Biodiversity is also essential and more efficient than infrastructure solutions to increase resiliency and reduce climate vulnerability. So, removing such subsidies and repurposing them to fund the restoration and preservation of biodiversity should become another priority in the climate agenda. One more thing, without biodiversity, the human species will cease to exist meaning this nature-based solution is very high stakes.
Food systems also pose a great opportunity to reduce carbon emissions. Cattle ranching is the source of more than two-thirds of such emissions in agriculture. According to McKinsey & Co, if the emissions derived from meat production were accounted as a country's total emissions, they would be the second-largest emitter in the world. Therefore, it would be impossible to achieve the goal of avoiding a 1.5º C planetary temperature increase without a change in our everyday diets. Yet, current projections show the opposite: an increase between 15 percent and 20 percent of meat consumption by 2050 due to a rising middle class around the world.
Dovetailing a changing diet, the reduction of food waste is also a critical area for climate action, as today, it represents a third of global food production. Think about that, we waste one-third of the food we produce. When we waste food, we also waste the energy to grow, harvest, and transport food products. Food waste that goes to a landfill then produces methane, a greenhouse even more potent than carbon dioxide. The World Wildlife Fund estimates that, in the US alone, the production of lost or wasted food generates the equivalent of 32.6 million cars' worth of carbon emissions. A plant-based diet and reducing our food waste are effective and immediate ways to help us fight the climate emergency. They must be included in any meaningful plan to reverse the trends of the climate crisis.
At COP 26 in Glasgow, countries will have to show higher levels of ambition to fighting the climate crisis. Therefore, embarking on a longer-term plan for drastic emissions reductions in the energy sector is a critical outcome from the meeting. If the world commits to embracing nature-based solutions there is an opportunity for all countries to show their renewed ambition to achieve the 1.5º C goal while increasing resiliency and reducing climate vulnerability in the near term. We have the technology, the science to guide policy decisions and the rising global awareness of climate risks. Yet it remains to be seen if we have the resolve to stave off the worst of the climate impacts for the present and future generations. I hope we are up to the task as the alternative is a dark future for humanity.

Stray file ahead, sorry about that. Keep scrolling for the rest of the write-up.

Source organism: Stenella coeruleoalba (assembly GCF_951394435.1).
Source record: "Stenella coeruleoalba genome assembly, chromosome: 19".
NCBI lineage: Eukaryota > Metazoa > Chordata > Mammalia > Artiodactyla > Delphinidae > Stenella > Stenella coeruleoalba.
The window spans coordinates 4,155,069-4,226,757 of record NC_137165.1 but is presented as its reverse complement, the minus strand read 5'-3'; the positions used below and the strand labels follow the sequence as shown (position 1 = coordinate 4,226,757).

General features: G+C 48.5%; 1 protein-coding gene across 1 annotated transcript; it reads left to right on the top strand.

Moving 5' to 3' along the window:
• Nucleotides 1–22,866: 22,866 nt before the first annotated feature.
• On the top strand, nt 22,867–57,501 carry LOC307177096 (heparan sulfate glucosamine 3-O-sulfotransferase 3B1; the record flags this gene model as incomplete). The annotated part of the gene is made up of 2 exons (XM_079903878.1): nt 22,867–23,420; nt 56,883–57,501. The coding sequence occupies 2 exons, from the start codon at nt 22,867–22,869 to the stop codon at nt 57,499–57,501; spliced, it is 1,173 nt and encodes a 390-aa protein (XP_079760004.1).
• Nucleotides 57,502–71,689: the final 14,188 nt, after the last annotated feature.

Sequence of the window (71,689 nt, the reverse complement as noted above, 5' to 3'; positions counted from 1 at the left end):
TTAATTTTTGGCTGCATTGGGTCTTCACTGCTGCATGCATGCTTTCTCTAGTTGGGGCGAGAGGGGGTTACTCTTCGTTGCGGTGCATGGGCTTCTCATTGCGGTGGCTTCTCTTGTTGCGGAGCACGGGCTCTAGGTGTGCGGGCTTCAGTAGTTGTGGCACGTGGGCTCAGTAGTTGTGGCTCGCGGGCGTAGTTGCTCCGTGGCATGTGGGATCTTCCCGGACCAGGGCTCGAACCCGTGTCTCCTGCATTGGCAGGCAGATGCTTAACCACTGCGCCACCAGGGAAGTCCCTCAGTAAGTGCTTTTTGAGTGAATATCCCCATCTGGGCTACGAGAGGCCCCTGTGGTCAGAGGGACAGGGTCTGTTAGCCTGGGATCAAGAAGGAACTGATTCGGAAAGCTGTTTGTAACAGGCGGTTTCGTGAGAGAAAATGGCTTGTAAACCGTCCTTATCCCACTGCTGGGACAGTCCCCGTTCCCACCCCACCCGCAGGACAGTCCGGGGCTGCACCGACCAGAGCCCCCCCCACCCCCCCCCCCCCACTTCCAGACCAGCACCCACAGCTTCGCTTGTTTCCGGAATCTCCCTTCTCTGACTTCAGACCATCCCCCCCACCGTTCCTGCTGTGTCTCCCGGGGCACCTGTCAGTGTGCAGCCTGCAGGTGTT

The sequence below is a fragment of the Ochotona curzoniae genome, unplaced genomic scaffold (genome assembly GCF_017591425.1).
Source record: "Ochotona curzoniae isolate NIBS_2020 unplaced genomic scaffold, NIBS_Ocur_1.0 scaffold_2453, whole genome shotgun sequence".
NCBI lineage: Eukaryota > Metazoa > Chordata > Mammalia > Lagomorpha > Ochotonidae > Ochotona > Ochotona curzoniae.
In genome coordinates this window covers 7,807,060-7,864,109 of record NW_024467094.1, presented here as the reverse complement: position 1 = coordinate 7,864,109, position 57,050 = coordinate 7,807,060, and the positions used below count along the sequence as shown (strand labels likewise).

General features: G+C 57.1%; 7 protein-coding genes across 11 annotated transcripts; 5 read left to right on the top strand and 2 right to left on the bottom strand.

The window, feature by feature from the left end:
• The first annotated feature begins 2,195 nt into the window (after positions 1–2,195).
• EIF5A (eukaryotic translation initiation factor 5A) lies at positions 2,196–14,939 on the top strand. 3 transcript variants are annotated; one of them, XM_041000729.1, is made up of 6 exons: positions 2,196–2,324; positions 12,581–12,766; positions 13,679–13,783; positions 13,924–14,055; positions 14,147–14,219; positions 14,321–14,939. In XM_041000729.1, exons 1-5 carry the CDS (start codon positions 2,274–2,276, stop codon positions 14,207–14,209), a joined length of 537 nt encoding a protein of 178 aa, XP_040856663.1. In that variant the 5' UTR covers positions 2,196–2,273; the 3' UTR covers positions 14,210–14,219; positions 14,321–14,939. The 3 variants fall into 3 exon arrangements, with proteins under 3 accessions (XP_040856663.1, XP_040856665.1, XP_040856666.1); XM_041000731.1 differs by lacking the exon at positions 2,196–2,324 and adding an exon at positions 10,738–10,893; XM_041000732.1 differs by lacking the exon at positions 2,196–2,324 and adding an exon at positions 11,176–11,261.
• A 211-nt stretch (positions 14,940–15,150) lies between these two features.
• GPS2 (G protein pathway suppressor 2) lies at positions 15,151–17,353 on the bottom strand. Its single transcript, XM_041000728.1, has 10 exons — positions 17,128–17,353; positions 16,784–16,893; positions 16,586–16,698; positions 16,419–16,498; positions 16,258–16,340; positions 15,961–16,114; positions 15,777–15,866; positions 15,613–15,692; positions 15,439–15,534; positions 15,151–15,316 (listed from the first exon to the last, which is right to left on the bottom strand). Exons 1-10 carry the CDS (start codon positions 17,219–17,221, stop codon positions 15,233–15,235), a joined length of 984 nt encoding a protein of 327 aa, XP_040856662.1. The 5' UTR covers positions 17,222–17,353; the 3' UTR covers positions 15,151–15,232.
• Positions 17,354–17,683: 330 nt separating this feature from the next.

Dr. Isabel Studer is the newly appointed Alianza University of California-Mexico director, Isabel has a unique career in government, academia and civil society. She was Director for Strategic Partnerships in Latin America and Executive Director for Mexico and Central America at The Nature Conservancy. Senior Fellow at the Arsht Rockefeller Resilience Center of The Atlantic Council, she is currently President of the Board of the Mexican Climate Initiative and of Sostenibilidad Global. A Fulbright and Ford Scholar, Isabel earned her Ph.D. and M.A. at the School of Advanced International Studies at Johns Hopkins University and her BA degree in international relations from El Colegio de México.